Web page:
Maj. Wanai was friendly, and happy to offer terms of surrender, but a man of honor, Lügner was unwilling to simply roll over, as he insisted it was palpably unfair that his men should be forced to surrender when they had been in the region on a peaceful mission agreed to by the Japanese government. In a strange stroke of luck however, the American translator, who had spent some years in Japan, recognized Wanai as the former star right fielder for the Osaka Baseball Club in the JBL, and previously of the famed Waseda High School program. A college star himself, Lügner was quickly intrigued, and decided to make a gamble. Issuing a challenge to Wanai, he insisted that his men could beat a picked team from the Japanese company, and offered to surrender with to terms the Major asked for if they lost the game, while Lügner being allowed to dictate his own terms of surrender if the American’s triumphed. An eager sportsman, even if his career had been interrupted for the war, Wanai couldn’t let a challenge to Japanese baseball supremacy go unaccepted, and duly agreed.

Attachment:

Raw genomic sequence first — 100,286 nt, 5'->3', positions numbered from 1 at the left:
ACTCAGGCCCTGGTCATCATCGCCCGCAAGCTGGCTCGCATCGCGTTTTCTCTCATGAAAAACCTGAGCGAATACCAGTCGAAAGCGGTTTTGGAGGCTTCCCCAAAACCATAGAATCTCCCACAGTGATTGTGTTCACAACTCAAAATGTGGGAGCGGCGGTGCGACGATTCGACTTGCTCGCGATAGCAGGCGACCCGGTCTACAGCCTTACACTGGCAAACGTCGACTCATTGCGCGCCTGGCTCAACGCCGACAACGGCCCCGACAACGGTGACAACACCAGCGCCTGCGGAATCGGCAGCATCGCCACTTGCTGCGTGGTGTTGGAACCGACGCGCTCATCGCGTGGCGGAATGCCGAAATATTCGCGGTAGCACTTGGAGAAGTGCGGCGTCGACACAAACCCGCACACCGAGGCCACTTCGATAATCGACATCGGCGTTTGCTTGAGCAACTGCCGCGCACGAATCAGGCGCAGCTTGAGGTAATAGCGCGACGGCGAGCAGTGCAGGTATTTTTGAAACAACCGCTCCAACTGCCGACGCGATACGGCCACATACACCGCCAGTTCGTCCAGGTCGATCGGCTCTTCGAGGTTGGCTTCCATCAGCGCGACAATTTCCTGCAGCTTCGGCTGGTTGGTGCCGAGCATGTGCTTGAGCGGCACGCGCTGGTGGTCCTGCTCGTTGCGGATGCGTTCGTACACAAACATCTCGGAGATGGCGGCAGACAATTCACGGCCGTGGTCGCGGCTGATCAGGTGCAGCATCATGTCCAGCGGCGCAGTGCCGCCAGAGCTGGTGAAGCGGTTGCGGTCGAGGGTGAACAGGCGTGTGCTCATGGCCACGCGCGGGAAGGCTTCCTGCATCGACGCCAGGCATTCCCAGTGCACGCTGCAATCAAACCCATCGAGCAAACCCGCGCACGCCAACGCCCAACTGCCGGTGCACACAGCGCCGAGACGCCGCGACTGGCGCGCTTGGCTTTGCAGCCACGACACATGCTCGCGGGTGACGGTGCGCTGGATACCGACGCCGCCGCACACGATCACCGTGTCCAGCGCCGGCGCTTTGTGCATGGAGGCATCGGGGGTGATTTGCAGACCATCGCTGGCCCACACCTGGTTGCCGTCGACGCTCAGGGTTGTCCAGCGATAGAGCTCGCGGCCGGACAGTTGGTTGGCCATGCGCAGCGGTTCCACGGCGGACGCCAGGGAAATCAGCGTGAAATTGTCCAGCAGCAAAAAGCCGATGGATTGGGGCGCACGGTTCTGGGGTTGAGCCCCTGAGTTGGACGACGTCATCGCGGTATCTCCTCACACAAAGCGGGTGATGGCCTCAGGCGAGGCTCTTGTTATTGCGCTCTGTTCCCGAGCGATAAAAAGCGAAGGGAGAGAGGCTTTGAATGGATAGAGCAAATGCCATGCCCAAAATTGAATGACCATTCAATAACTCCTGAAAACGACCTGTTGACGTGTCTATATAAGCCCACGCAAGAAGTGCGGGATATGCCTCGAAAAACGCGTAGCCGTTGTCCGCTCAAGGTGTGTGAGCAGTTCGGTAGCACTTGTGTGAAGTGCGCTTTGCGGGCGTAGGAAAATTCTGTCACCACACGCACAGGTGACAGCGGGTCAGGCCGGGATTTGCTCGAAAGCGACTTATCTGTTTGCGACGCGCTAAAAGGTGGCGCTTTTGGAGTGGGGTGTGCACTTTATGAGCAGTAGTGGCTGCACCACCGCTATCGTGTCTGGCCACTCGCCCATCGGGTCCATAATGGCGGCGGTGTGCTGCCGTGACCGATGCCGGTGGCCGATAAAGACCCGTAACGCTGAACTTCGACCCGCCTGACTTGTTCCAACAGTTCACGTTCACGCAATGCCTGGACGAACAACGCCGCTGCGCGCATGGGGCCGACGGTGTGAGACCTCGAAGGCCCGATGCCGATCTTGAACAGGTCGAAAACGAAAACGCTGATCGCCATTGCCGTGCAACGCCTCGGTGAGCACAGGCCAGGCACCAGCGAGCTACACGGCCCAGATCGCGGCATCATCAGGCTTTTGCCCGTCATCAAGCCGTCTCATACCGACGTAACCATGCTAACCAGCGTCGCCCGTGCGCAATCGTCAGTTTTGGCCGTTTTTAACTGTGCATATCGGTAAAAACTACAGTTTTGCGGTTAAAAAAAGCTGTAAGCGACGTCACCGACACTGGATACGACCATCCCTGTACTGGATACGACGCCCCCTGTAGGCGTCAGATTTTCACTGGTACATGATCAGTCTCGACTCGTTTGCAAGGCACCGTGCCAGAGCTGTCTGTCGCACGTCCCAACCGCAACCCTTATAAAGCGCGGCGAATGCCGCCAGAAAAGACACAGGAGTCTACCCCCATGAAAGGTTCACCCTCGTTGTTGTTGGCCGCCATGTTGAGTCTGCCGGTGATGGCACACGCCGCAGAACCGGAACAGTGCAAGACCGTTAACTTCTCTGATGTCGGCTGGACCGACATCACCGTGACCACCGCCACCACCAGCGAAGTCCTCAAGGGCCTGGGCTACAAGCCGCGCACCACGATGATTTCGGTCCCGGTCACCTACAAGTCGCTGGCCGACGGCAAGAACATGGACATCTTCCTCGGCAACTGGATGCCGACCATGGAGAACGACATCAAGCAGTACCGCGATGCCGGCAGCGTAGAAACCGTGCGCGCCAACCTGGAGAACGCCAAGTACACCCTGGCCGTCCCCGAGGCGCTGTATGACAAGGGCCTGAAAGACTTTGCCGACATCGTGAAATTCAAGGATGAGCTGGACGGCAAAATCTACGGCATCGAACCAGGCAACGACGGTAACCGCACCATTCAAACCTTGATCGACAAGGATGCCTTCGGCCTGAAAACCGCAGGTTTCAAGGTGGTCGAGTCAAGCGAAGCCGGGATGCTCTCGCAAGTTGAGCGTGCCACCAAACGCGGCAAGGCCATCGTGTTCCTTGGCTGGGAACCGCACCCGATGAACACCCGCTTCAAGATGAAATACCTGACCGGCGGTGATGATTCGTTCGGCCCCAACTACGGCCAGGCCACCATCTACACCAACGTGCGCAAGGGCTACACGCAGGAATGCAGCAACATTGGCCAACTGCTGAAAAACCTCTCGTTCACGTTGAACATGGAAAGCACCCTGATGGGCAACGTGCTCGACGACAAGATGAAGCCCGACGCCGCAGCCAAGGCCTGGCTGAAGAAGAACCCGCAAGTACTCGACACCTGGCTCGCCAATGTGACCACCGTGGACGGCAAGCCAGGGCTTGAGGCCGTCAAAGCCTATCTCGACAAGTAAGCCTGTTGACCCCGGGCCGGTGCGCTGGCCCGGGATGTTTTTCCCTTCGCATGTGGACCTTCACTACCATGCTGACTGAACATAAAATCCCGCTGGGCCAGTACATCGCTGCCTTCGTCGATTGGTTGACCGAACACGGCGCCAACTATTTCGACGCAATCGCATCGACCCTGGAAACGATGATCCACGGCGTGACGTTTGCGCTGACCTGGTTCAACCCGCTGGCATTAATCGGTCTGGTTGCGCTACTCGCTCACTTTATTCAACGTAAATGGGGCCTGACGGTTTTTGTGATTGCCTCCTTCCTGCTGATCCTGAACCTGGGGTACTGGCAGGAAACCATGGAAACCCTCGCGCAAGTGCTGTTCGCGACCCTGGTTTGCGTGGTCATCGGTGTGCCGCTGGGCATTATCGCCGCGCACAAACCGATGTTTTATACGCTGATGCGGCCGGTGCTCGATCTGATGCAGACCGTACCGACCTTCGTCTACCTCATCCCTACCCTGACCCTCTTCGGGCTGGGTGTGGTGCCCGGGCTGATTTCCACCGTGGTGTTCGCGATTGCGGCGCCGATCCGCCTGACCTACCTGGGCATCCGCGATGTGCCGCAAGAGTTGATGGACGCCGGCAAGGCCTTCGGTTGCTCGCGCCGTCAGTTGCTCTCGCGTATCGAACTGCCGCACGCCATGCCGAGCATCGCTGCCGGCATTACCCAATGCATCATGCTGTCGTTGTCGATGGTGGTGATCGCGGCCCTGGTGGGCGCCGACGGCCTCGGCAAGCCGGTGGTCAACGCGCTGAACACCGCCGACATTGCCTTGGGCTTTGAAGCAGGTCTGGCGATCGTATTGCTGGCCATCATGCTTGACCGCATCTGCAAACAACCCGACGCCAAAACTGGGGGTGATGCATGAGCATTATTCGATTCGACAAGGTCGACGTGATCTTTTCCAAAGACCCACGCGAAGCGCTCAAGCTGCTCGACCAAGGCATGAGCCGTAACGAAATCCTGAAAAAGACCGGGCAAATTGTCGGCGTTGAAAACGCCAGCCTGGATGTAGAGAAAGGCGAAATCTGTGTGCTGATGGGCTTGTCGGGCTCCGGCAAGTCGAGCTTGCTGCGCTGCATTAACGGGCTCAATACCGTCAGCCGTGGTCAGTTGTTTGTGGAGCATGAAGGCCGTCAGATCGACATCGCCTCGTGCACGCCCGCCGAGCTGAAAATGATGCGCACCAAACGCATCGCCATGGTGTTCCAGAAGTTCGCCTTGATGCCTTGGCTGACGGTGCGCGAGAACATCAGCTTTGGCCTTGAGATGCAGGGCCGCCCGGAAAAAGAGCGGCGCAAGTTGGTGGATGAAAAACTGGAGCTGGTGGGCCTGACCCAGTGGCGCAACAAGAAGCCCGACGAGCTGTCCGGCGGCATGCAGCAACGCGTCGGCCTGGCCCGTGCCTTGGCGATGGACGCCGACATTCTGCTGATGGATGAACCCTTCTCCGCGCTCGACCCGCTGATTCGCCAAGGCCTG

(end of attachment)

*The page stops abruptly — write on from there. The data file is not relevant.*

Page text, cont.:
Runners were sent back to their base to retrieve gear, while the rest prepared a field of play. As the defenders, the Americans were allowed “Home team” status, and Lügner threw the first pitch, and inside fastball for a strike (A Swedish geologist, the lone none-American civilian in Lügner’s group and a deemed a neutral observer, served as umpire, although his understanding of the game was marginal at best). Both teams, mostly middling amateurs at best, played their hearts out, and it remained a close, low scoring game, going into the 9th inning tied 3-3. With two outs, the Japanese pulled ahead on a daring grab by Wanai of home plate on a wild pitch, but Lügner got himself under control, and put the next batter down on three straight strikes. A sac bunt, a stolen base, and a solid line drive tied the game up at the bottom of the 9th, and it moved on to extra innings.